Remaining in Eastern Europe, the Czech Air Force is expected to receive 12 Bell Helicopter UH-1Y Venoms from the US DoD as part of a $575 million FMS deal. The aircraft are to be reserved for domestic service missions. The announcement suggests the current stock of Mi-8/17s and Mi-24/35s will most likely be retired.

This week Gordon Arthur reported that US Army Apaches stationed in South Korea will hook up with the General Atomics Grey Eagle MALE UAVs over the coming years, as well as boost their cooperation with the new Apaches of the Republic of Korea Army. Read more about Gordon’s visit to Camp Humphreys in Pyeongtaek here.

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While attention turns to Future Vertical Lift as the US Army’s next-generation of aircraft, the AH-64 Apache remains a key platform to the service’s fleet and remains integral to Boeing’s future international sales. With a prospective sale of six Apaches to the Indian Army in the works, the AH-64E is projected to remain in service until at least 2016.

 

 

 

The world according to Shephard: Week 33

The glorious carrier?

This week UK defence news was dominated by the arrival of the Royal Navy’s new aircraft carrier the Queen Elizabeth at Portsmouth. For many it was a day of celebration and festivities that included a speech from the Prime Minister, Theresa May.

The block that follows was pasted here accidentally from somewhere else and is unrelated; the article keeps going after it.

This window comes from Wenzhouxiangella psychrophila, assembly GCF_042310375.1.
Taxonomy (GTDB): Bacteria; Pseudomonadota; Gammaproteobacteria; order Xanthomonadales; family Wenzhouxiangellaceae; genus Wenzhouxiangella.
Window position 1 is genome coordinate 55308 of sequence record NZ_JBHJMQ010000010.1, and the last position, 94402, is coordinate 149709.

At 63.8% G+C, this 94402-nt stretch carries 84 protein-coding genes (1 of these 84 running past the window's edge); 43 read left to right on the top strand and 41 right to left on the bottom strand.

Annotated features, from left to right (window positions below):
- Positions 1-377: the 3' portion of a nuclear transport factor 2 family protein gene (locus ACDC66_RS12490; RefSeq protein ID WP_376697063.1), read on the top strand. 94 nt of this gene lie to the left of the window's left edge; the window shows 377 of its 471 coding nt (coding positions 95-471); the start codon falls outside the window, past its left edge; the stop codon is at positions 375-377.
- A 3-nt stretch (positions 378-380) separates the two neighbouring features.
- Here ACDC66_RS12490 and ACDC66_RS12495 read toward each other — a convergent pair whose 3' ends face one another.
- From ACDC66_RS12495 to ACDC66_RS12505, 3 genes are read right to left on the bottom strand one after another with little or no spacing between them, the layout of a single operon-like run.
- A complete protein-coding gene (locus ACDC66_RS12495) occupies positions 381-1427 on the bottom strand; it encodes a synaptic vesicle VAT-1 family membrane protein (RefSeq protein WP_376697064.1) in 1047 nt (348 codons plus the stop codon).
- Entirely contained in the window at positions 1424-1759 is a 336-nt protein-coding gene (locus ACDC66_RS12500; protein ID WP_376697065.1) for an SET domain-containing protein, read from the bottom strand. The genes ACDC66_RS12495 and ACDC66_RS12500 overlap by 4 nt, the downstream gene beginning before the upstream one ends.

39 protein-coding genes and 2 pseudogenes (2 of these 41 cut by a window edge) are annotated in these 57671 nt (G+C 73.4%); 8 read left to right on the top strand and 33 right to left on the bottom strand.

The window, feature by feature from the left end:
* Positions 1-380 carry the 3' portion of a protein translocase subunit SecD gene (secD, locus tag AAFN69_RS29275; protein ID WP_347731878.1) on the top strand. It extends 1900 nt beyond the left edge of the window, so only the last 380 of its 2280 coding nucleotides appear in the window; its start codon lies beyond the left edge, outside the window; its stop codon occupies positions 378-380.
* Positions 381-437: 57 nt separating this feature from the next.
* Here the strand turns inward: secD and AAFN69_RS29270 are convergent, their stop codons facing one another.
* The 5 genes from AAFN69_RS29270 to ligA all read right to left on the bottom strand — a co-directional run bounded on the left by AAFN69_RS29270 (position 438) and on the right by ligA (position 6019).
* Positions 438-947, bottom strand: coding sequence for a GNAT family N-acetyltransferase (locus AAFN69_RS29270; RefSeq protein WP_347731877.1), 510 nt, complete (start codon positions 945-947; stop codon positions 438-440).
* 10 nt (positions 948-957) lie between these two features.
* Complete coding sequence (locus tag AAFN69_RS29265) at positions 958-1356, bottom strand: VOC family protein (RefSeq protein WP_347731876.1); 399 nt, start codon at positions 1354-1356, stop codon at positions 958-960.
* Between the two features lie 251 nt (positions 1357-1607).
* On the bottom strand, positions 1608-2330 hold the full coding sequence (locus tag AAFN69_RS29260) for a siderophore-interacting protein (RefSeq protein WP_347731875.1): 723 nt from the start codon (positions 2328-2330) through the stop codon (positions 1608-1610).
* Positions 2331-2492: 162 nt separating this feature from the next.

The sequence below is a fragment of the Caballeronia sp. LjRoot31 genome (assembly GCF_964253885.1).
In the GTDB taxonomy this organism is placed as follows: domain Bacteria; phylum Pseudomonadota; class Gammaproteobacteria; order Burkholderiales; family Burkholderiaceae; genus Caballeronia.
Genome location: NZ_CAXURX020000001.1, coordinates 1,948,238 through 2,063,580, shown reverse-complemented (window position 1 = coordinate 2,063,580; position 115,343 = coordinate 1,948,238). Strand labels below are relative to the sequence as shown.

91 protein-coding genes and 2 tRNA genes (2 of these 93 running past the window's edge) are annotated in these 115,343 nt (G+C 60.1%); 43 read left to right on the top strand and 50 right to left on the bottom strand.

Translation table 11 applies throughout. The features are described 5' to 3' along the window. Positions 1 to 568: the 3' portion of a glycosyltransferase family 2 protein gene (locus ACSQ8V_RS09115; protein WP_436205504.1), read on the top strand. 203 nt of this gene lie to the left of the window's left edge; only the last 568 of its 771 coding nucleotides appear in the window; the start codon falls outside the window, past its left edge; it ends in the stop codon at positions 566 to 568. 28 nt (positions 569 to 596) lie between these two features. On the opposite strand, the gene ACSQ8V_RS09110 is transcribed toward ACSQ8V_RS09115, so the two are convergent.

QE BAE

However for Richard Thomas, editor of IMPS, the arrival of the carrier was met with a more measured tone. In an analysis of the costs and benefits of the carrier he asks ‘is it a waste of space?’ and investigates the sacrifices that have been made elsewhere in the navy for the colossal vessel.

Meanwhile, Beth Maundrill discusses the potentially embarrassing event in which a hobbyist drone landed on the deck of the £3 billion platform. The landing of a small, commercial (potentially a DJI Phantom) on the carrier raised serious questions relating to the security of the carrier against small unmanned threats.

 

The battle for maritime dominance continues

In other maritime news, this week the US Navy commissioned a replacement to the ageing Afloat Forward Staging Base Interim USS Ponce in a ceremony held at Khalifa bin Salman Port, Bahrain. The new Expeditionary Sea Base has been designed to provide logistics movement from sea to shore to support a range of maritime operations.

Is America’s maritime dominance under threat? Wendell Minnick took a look at the implications of China’s first overseas military base and naval support facility in Djibouti which he believes represents a challenge to American dominance in the region. Read Wendell’s full analysis here.